Many people say that the can not speak in front of others because they are too nervous-being nervous is not a bad thing.  We connect being nervous with something negative because we were nervous when we were in a bad situation.  Standing in the Principals office for instance is a time when I was nervous.  

Use your nervous energy to fuel your fire. It helps to see yourself in front of an audience giving a presentation and doing well. Picture them laughing at your jokes agreeing with your statements and being moved at the right times.  You will be amazed at the results. If you see it you can do it.  

In a University study they took teenagers and broke them up into three groups.  All the teens took 10 foul shots each and their shooting average was recorded.  One group practiced the foul shots for two hours a day, the next group imagined themselves making the foul shots for two hours a day and the third group did nothing.  

After a week, the first groups shooting percentage had improved by 24%,  the group who imagined hitting the foul shots improved by 23%, and the group that did nothing had no improvement.  Those who imagined themselves making the shot had only a 1% less improvement than those who actually practiced the shot for two hours a day.  See yourself giving the presentation of your life and you will.  See yourself failing miserably and you will.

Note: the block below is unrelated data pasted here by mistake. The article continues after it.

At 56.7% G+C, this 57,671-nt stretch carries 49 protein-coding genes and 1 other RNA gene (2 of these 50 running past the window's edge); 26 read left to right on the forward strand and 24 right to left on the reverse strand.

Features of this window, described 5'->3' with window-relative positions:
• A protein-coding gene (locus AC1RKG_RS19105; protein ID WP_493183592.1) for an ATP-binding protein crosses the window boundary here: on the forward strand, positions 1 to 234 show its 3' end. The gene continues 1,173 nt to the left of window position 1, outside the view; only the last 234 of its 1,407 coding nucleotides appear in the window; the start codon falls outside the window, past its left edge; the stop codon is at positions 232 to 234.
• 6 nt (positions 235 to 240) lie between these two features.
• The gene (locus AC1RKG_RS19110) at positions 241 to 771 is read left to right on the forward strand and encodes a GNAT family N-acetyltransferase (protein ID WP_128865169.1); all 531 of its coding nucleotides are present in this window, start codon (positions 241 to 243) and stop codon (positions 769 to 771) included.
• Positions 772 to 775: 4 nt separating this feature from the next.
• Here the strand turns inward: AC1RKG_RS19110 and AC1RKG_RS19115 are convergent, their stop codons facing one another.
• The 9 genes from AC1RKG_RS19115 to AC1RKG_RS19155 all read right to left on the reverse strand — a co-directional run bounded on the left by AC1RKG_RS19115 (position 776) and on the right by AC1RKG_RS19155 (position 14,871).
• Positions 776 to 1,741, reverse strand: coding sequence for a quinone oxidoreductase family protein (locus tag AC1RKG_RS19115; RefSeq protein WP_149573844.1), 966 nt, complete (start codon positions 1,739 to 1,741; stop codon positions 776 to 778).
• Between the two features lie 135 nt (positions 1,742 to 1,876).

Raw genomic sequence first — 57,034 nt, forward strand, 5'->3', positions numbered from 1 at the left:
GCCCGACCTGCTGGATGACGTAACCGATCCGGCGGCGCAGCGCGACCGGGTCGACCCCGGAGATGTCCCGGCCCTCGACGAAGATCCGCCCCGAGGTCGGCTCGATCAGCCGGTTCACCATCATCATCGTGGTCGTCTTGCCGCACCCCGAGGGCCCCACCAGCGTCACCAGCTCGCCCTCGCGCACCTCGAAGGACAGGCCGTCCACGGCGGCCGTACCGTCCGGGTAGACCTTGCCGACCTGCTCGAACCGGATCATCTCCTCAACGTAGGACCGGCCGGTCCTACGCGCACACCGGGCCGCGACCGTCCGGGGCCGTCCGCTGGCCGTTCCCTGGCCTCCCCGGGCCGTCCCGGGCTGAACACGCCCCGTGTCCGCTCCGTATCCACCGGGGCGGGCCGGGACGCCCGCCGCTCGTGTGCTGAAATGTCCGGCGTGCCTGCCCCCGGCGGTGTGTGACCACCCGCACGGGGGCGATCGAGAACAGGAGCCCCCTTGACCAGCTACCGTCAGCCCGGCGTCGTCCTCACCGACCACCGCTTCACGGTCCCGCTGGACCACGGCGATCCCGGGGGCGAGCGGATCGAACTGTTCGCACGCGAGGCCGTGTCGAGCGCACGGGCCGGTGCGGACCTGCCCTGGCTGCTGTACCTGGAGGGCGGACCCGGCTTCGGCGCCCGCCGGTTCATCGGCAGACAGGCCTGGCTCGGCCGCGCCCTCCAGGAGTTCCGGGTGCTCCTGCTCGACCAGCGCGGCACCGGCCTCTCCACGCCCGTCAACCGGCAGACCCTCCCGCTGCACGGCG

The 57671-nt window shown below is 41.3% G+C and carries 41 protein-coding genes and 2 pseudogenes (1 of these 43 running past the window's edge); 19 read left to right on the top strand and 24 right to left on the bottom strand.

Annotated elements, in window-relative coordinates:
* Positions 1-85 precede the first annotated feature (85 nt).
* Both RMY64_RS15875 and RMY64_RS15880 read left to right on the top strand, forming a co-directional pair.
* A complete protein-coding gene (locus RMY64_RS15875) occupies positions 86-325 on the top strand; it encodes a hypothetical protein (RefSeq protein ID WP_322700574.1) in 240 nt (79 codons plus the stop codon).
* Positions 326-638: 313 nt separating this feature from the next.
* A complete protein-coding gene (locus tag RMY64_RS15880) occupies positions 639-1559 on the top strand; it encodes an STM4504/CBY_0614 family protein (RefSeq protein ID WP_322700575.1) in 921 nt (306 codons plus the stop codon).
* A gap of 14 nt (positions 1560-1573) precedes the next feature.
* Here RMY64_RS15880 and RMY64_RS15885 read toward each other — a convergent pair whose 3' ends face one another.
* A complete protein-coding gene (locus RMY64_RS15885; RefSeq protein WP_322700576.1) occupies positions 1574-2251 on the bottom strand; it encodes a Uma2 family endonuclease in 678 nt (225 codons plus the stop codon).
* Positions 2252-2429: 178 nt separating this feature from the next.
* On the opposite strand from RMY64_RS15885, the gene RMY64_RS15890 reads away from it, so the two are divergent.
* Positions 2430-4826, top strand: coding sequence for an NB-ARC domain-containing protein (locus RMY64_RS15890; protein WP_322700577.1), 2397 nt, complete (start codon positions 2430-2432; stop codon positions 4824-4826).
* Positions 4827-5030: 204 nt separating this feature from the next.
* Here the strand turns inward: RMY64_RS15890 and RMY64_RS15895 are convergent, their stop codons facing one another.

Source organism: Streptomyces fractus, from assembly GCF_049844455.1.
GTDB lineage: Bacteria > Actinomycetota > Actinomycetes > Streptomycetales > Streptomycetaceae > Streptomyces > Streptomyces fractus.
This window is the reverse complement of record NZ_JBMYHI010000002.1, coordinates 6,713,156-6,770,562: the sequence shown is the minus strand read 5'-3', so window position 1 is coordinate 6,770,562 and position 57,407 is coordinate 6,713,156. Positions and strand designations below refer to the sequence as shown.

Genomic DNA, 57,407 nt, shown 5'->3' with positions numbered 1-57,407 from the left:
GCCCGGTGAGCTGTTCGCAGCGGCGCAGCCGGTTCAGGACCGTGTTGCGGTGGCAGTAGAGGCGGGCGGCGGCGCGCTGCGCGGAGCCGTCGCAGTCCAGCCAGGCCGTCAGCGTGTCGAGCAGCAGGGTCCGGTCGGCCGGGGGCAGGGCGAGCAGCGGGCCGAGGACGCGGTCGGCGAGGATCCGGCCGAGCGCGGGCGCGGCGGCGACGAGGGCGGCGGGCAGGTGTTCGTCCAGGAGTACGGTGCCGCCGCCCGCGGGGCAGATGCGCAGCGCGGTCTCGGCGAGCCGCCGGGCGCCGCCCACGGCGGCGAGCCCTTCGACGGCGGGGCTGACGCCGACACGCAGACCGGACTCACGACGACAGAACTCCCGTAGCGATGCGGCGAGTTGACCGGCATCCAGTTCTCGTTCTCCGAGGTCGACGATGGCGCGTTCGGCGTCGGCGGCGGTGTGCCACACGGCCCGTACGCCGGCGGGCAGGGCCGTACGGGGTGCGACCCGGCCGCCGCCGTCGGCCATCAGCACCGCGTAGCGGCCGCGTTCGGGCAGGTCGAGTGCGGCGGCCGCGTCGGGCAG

Use stories to illustrate a point:  People will remember the stories and make the connection better than they will the point. Wherever I go, whatever I do, I am always looking for stories and what they illustrate.  I use stories even when I am imparting information.  People will ask what they want to know.  If there is some vital statistic that I want them to have and it does not come up in a question I will give it  after the Q & A part, however, facts and figures can be tedious and if I can illustrate the same thing with an apt story I prefer to do so.

Practice your presentation: Use a video camera or a tape recorder.  Practice speaking with a microphone in your hand.  If you attend a church ask the Pastor if you can share your testimony it is something about which you know and helps you gain confidence.

Mess up in style:  You will misspeak, it is going to happen.  You do not have to be perfect, you just need to plan how to handle it when you are not.

When I mess up, I point it out and laugh at myself; it relaxes the audience and stops you from thinking negatively about your performance.   I once misquoted an oft quoted Bible verse, I tried again, and misquoted again, and finally said to the audience, you all know that verse quote it for me please: and the audience did perfectly and in unison.  

Being a speaker does not have to be as hard as we make it; it takes practice, but also believing and being prepared for whatever happens.

Elizabeth Hammer- Owner of Hammer Consulting, specializing as an Organizer, Facilitator, Motivational Speaker, Inspirational Speaker, Trainer, Emcee, Writer and Copy Editor. 

To have Elizabeth at your next event, contact us here at this site.



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